This Book of the Law shall not depart from your mouth, but you must meditate in it day and night, that you might observe to do all that is written in it: for then you will make your way prosperous, and then you will have good success. – Joshua 1:8
Last year, I started the year out with the goal of being able to recall 100 verses of scripture off the top of my head. By April of last year, I could do about 50. This past week, I found the sheet I was using as a checklist. I tried to see what I remembered and found that I could do about half of the 50 I had checked off. So, I’m getting back to work on this.
I found this book by Robert Morgan called, “100 Bible Verses Everyone Should Know.” I realized pretty quickly that the verses on my list must have pretty much come straight from this book. When I got to Joshua 1:8, I couldn’t recite it. As I read it in the book it came back to me pretty quickly. The author talked about his own memorization of it as a kid. Another pastor had recalled it as the first verse that he ever memorized. I realized that this verse was a pretty big deal, with many people 80 to100 years ago memorizing this before even John 3:16.
The thing that strikes me about it is that God’s ultimate purpose for us is to do His Word, “that you might observe to do all that is written in it.” American Christians really like the end of it, “for then you will make your way prosperous, and then you will have good success.” We want the good success, just not the means to get it. However, according to this verse, a person is truly prosperous and truly has good success as a direct correlation to knowing God’s Word, meditating on God’s Word, and then actually living according to His Word. So, the first question I had to ask myself is, “How much of His Word do I know?” I found that though I read it often, I don’t make an attempt to memorize it.
Now that I am back up to around 40 verses or so, I am finding that I love driving in a quiet car and cranking them out either out loud or in my mind. I can go through Psalm 23 now and picture in my mind each detail the benefits of being as close to the Good Shepherd as possible. I have the first half of Psalm 1, so I’m still working on that one. What I have found is that 30 minutes to an hour goes by so quickly while I’m really meditating on His Word. It is like a complete escape from the cares of this world.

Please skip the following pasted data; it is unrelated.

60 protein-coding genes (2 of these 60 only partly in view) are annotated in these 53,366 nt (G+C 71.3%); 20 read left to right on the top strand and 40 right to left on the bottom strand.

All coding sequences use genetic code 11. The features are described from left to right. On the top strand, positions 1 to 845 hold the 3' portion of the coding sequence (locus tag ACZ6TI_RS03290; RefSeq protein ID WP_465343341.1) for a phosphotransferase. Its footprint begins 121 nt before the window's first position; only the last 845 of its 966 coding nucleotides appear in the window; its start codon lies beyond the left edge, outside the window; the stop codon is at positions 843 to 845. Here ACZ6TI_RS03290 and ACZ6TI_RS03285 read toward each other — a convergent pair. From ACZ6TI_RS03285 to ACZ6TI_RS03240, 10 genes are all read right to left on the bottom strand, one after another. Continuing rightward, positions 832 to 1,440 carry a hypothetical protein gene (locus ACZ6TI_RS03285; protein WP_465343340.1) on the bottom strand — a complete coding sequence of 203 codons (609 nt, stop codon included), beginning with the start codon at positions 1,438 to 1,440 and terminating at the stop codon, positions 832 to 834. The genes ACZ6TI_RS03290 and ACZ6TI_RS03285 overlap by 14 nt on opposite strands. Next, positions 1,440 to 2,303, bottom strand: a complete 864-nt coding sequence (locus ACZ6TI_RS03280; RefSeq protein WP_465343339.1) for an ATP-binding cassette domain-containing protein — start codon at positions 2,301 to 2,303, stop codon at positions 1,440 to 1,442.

The convicting part of all of this lies in this question: If I haven’t really made an effort to know God’s Word, and because of this I haven’t really meditated on it, then what have I been doing? Well, if I’m honest, I’ve just been doing what others have taught me. I listen to and even read sermons ALL the time. God has certainly used them in my life, but this means I’ve been living off of the secondary source of someone else’s interpretation of the Word, not the primary source of His Word itself. I’ve been simply trying to do what I think God would have me do based on what I know about Him, which is obviously very little. No wonder I’m so hit or miss. I can still see where He has more than taken care of the big stuff, but it is in the little things of life that I seem to have no joy lately. Filling in these spaces of time with only Him and His Word has been quite invigorating. The amount of peace and even energy that I seem to have is increasing.
The immediate context of this is Joshua chapter 1. In the second verse, God tells Joshua, “Moses, my servant is dead.” Seems like such a strange thing to say right off the bat. Then again, God didn’t want Joshua to be another Moses. He didn’t want him living off of the reputation of Moses. He didn’t want him to do things like Moses. He just wanted Joshua to be himself, full of His Word, and obedient to His Word.
Lord, help me to go and do likewise.